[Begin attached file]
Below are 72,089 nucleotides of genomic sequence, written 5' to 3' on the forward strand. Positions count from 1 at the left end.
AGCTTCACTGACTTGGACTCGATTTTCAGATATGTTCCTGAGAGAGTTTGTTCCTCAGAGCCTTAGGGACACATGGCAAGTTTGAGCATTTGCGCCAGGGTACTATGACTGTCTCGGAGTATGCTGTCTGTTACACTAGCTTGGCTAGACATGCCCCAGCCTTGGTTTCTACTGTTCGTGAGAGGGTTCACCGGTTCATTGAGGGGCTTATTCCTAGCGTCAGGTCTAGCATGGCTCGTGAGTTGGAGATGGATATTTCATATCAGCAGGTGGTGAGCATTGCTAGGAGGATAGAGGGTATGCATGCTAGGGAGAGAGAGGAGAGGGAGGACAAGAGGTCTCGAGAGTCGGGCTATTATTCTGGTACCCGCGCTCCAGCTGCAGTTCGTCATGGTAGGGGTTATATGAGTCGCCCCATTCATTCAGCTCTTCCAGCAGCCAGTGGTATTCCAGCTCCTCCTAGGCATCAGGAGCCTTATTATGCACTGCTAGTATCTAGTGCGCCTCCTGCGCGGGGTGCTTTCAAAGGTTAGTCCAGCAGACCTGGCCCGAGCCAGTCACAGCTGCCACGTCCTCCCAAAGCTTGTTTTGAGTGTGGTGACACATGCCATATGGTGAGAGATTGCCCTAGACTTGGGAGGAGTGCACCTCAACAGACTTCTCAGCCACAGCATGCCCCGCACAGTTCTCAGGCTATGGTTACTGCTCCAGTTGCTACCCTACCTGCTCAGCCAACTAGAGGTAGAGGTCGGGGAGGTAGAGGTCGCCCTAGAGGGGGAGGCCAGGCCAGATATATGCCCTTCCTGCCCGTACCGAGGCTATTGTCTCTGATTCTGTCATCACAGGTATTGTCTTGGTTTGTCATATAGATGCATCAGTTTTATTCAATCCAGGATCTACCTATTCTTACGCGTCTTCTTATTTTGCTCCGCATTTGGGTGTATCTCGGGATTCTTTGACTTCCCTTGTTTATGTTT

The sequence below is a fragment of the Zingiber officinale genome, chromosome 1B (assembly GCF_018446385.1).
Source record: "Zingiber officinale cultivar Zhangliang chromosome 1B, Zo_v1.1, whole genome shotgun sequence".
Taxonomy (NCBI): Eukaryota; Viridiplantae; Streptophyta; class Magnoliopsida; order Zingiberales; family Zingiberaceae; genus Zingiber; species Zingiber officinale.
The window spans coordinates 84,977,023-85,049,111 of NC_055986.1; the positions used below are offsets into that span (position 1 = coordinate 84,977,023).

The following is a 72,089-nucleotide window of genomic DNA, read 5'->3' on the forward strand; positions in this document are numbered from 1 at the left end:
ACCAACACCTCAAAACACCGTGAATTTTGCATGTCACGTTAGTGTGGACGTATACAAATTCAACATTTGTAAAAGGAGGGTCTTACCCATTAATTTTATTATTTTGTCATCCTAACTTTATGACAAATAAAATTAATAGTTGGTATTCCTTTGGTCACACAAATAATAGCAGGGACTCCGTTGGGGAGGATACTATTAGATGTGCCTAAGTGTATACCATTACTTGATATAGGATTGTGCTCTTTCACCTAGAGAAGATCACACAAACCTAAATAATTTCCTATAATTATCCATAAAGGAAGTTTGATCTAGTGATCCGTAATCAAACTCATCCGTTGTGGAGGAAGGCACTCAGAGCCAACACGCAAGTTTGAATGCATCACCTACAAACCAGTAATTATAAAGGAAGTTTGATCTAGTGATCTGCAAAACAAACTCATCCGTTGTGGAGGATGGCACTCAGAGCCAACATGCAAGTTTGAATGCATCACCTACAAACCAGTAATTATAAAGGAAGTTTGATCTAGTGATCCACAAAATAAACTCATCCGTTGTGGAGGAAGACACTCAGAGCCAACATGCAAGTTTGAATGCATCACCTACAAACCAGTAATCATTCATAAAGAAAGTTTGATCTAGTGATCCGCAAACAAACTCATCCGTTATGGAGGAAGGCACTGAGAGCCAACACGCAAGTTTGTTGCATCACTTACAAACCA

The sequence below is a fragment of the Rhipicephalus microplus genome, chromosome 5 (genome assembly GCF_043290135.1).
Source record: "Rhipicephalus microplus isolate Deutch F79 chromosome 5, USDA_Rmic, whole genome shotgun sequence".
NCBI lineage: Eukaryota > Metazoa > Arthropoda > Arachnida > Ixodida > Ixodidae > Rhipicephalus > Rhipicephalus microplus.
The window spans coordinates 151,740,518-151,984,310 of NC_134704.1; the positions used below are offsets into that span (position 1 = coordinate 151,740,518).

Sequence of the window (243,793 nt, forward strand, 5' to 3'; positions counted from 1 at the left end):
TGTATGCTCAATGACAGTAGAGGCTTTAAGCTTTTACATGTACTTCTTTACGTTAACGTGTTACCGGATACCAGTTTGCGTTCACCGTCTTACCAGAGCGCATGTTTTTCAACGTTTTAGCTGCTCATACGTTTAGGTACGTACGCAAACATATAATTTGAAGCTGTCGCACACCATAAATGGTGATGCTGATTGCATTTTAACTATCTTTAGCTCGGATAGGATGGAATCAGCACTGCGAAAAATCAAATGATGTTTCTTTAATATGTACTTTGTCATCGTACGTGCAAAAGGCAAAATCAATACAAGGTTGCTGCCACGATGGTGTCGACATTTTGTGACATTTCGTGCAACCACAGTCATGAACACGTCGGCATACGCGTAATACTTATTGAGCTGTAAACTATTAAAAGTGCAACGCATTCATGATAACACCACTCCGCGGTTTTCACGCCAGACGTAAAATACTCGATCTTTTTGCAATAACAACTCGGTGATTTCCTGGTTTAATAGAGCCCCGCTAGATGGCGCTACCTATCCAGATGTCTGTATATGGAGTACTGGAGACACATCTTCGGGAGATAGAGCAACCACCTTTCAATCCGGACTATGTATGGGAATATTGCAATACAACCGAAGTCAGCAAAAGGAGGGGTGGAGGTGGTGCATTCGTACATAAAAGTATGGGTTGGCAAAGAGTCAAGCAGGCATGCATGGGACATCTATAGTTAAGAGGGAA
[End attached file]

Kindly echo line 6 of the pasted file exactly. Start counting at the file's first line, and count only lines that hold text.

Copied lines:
The window spans coordinates 84,977,023-85,049,111 of NC_055986.1; the positions used below are offsets into that span (position 1 = coordinate 84,977,023).